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December 21, 2012
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Social Studies – Preparing Students for College, Career and Civic Life

  Teaching & Learning 
  • N.H. social studies students find shortage of American-made goods
    Sociology teacher Kelly Ward presented her Nashua High School South students with a research project: Find American-made products at the local mall. The idea stemmed from ABC News' "Made in America" campaign, and eventually involved teachers of other social studies, English and psychology classes at the school. Students quickly discovered that American-made products were harder to find than they suspected, leading them to think about what that means for the economy and the future. The Telegraph (Nashua, N.H.) (12/20) LinkedInFacebookTwitterEmail this Story
 
  • 3 reasons why students may resist collaboration
    There are many reasons students may be reluctant to collaborate with their peers, writes Robin Newton, an English education student at East Carolina University. There may be cultural differences or a lack of understanding, or the students may be shy or introverted. Newton writes that collaboration among students will not happen by chance. "Rather, a teacher must know his or her students well enough to understand the ways in which collaboration might be a struggle," Newton writes in this blog post. Edutopia.org/Robin Newton's blog (12/18) LinkedInFacebookTwitterEmail this Story
  • The importance of teaching students social awareness
    The holiday season's traditions of remembrance and giving thanks offer excellent opportunities for students to become aware and concerned about the world around them, writes David Penberg, an urban and international educational leader. In this blog post, he writes about the need to discuss events, such as Superstorm Sandy, with students, and includes a list of themes that would be appropriate to study with students. SmartBrief/SmartBlog on Education (12/19) LinkedInFacebookTwitterEmail this Story
 
  Policy Watch 
  • La. school district rejects Texas-approved history books
    The Orleans Parish School Board in Louisiana voted recently to bar creationism or "intelligent design" from being taught in its schools and prohibit the use of any history textbooks that have been changed to include Christianity. Specifically, the board's action bans any textbook that has been changed "in accordance with the State of Texas revisionist guidelines," referring to action taken in 2010 by the Texas State Board of Education to change its social studies and history curriculum. The Huffington Post (12/19) LinkedInFacebookTwitterEmail this Story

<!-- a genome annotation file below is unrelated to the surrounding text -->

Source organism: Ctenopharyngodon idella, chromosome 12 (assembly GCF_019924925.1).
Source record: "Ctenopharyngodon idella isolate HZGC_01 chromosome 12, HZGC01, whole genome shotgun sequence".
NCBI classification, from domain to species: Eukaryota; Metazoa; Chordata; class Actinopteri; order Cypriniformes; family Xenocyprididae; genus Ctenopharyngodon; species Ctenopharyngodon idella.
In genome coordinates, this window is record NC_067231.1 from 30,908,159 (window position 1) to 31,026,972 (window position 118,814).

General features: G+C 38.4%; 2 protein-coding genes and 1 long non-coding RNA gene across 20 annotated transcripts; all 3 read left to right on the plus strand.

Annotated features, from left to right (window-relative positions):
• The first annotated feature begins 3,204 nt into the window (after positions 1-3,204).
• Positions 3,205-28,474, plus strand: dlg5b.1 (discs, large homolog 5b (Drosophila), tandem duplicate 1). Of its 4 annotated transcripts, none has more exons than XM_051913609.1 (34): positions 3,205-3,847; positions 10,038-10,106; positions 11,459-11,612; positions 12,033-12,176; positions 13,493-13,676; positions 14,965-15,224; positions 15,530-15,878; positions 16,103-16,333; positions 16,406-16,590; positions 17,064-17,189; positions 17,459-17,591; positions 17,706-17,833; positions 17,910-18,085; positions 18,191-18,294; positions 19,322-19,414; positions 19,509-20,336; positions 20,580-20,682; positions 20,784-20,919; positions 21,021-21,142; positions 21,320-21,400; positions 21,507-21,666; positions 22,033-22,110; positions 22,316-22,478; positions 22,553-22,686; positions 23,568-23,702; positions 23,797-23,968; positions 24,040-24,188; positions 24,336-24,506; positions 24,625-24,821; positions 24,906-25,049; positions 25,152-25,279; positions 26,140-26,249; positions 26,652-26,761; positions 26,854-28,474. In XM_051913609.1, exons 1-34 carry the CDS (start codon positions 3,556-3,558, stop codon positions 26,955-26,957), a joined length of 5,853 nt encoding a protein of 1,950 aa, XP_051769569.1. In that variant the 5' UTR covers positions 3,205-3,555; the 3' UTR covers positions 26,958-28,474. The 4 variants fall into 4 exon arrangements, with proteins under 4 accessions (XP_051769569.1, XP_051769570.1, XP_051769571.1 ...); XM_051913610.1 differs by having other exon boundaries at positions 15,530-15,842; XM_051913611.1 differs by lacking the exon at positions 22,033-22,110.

Technology in the Classroom 
  • Report: Education technology should be part of policy discussions
    A recent report from the National Association of State Boards of Education recommends policymakers move to create guidelines that support the integration of technology in schools. Among its recommendations are to address digital literacy and citizenship, be responsive to students' needs and "create policies that allocate resources based on data, student needs, and student, parent and stakeholder voices," the report states. KQED.org/Mind/Shift blog (12/18) LinkedInFacebookTwitterEmail this Story
  • District offers students Internet access as a privilege, not a right
    A school district in Indiana is altering the way students access the Internet, granting four levels of access based on grades and behavior. Under the plan, all students start at the second level, but earn greater privileges in the third and fourth levels, such as access to some social networking websites and e-mail. Students at the first level will not be able to take school laptops home. "We're looking at releasing responsibility to students as they can handle it," said Jan Richards, Oak Hill Elementary School principal. The Times (Munster-Hammond-Merrillville-Valparaiso, Ind.) (12/18) LinkedInFacebookTwitterEmail this Story
  Social Studies & Civic Life 
  • Does geography hold the key to a healthier future?
    Geographic information can help researchers analyze a range of health topics such as food-borne illnesses and breast cancer. "These are all things where place doesn't give us all the answers, but it gives us some ideas where to look," said Russell Kirby, a professor in the College of Public Health at the University of South Florida. Kirby, who has degrees in geography and epidemiology, is working to set up a GIS/public health certificate at his university. The Charlotte Observer (N.C.)/Lake Norman News (N.C.) (12/14) LinkedInFacebookTwitterEmail this Story
  • Study: Lakes Ontario, Erie face the most environmental threats
    A three-year study of humans' cumulative effects on the Great Lakes has concluded that Lakes Erie and Ontario face the greatest human threats while Lake Superior is the least threatened. The study showed that multiple threats, including an invasive mussel species and human waste buildup, combined to endanger the lakes. "It's almost a death-by-a-thousand-cuts syndrome," said University of Wisconsin-Madison limnologist Peter McIntyre. The study was published Monday in the journal Proceedings of the National Academy of Sciences. Detroit Free Press (12/18) LinkedInFacebookTwitterEmail this Story
  • Other News
 
Position Title Company Name Location
Project Director, Online Education-ELA/Social Studies ResourcesAmerican Heritage SocietyUS - MD - Rockville
Assistant Prefessor of EducationJuniata CollegeHuntingdon, PA
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  SmartQuote 
How we spend our days is, of course, how we spend our lives."
--Annie Dillard,
American author


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